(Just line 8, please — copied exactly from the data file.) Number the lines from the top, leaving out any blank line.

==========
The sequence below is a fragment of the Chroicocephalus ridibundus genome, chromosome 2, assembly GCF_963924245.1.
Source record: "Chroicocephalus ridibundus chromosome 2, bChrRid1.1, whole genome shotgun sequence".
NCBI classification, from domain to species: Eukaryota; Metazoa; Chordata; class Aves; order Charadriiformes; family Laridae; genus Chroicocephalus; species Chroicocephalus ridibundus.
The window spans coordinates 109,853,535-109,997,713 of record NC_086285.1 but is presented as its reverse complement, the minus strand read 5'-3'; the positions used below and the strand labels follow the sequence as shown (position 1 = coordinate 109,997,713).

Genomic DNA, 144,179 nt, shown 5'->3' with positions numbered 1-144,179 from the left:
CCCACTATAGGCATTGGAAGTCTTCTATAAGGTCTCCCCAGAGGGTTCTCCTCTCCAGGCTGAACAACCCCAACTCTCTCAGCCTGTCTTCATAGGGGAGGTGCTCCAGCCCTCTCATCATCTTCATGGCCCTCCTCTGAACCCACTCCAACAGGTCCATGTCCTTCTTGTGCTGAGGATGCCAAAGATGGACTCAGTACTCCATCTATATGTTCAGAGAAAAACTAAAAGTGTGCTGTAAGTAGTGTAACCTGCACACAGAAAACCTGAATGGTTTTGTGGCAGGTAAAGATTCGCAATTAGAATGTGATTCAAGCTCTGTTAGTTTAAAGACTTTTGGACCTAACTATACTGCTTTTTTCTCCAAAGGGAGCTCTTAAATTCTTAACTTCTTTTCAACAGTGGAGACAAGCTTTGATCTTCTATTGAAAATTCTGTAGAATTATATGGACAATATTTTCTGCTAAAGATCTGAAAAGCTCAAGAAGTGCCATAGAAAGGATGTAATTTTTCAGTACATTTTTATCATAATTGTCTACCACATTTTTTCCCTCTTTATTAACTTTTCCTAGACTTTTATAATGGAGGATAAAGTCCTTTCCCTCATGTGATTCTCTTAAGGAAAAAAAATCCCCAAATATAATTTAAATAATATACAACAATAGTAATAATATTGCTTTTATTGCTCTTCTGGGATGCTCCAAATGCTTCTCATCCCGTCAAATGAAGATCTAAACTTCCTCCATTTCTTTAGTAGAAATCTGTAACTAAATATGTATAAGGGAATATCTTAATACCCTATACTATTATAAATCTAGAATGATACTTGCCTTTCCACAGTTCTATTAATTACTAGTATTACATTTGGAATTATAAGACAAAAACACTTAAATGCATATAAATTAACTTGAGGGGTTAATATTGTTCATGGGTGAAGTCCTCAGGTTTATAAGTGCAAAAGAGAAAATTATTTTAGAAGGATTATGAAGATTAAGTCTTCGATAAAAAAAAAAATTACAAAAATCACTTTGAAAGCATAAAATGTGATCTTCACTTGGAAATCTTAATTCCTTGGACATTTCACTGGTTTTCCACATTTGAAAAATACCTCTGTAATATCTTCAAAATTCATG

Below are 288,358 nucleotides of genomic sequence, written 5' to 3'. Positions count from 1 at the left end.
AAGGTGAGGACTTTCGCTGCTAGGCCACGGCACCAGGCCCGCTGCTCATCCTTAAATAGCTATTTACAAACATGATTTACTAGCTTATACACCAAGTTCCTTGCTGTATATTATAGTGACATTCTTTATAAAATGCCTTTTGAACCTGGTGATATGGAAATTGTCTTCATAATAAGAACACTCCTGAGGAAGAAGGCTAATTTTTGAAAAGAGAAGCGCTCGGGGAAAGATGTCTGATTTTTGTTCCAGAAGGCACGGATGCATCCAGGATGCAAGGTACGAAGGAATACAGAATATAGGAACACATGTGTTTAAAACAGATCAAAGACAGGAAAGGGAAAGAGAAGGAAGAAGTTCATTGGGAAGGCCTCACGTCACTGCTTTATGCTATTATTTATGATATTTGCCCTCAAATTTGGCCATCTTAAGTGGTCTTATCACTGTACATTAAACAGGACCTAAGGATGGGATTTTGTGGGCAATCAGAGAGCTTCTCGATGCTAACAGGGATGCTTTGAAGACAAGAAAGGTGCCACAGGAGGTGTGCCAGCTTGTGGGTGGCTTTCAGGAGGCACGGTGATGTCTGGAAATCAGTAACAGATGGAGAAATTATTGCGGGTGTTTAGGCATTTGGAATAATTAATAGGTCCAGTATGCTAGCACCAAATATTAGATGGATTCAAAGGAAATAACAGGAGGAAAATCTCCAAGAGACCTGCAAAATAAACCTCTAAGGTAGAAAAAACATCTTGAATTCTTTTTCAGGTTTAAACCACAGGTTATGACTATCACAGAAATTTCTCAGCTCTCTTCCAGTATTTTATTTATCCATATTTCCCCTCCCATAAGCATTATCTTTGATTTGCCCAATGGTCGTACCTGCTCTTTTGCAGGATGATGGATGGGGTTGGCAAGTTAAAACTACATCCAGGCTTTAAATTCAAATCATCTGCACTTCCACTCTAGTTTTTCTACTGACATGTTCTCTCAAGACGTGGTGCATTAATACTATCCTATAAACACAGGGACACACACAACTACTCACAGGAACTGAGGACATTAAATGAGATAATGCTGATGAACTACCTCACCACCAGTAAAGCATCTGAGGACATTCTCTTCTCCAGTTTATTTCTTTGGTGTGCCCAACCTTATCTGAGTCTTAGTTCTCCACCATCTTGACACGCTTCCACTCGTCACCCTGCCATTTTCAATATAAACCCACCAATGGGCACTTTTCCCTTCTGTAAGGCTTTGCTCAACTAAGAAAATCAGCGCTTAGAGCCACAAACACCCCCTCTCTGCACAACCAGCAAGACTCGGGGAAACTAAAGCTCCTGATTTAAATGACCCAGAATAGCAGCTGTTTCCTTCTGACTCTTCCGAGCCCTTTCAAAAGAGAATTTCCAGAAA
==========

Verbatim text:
AAGGTGAGGACTTTCGCTGCTAGGCCACGGCACCAGGCCCGCTGCTCATCCTTAAATAGCTATTTACAAACATGATTTACTAGCTTATACACCAAGTTCCTTGCTGTATATTATAGTGACATTCTTTATAAAATGCCTTTTGAACCTGGTGATATGGAAATTGTCTTCATAATAAGAACACTCCTGAGGAAGAAGGCTAATTTTTGAAAAGAGAAGCGCTCGGGGAAAGATGTCTGATTTTTGTTCCAGAAGGCACGGATGCATCCAGGATGCAAGGTACGAAGGAATACAGAATATAGGAACACATGTGTTTAAAACAGATCAAAGACAGGAAAGGGAAAGAGAAGGAAGAAGTTCATTGGGAAGGCCTCACGTCACTGCTTTATGCTATTATTTATGATATTTGCCCTCAAATTTGGCCATCTTAAGTGGTCTTATCACTGTACATTAAACAGGACCTAAGGATGGGATTTTGTGGGCAATCAGAGAGCTTCTCGATGCTAACAGGGATGCTTTGAAGACAAGAAAGGTGCCACAGGAGGTGTGCCAGCTTGTGGGTGGCTTTCAGGAGGCACGGTGATGTCTGGAAATCAGTAACAGATGGAGAAATTATTGCGGGTGTTTAGGCATTTGGAATAATTAATAGGTCCAGTATGCTAGCACCAAATATTAGATGGATTCAAAGGAAATAACAGGAGGAAAATCTCCAAGAGACCTGCAAAATAAACCTCTAAGGTAGAAAAAACATCTTGAATTCTTTTTCAGGTTTAAACCACAGGTTATGACTATCACAGAAATTTCTCAGCTCTCTTCCAGTATTTTATTTATCCATATTTCCCCTCCCATAAGCATTATCTTTGATTTGCCCAATGGTCGTACCTGCTCTTTTGCAGGATGATGGATGGGGTTGGCAAGTTAAAACTACATCCAGGCTTTAAATTCAAATCATCTGCACTTCCACTCTAGTTTTTCTACTGACATGTTCTCTCAAGACGTGGTGCATTAATACTATCCTATAAACACAGGGACACACACAACTACTCACAGGAACTGAGGACATTAAATGAGATAATGCTGATGAACTACCTCACCACCAGTAAAGCATCTGAGGACATTCTCTTCTCCAGTTTATTTCTTTGGTGTGCCCAACCTTATCTGAGTCTTAGTTCTCCACCATCTTGACACGCTTCCACTCGTCACCCTGCCATTTTCAATATAAACCCACCAATGGGCACTTTTCCCTTCTGTAAGGCTTTGCTCAACTAAGAAAATCAGCGCTTAGAGCCACAAACACCCCCTCTCTGCACAACCAGCAAGACTCGGGGAAACTAAAGCTCCTGATTTAAATGACCCAGAATAGCAGCTGTTTCCTTCTGACTCTTCCGAGCCCTTTCAAAAGAGAATTTCCAGAAA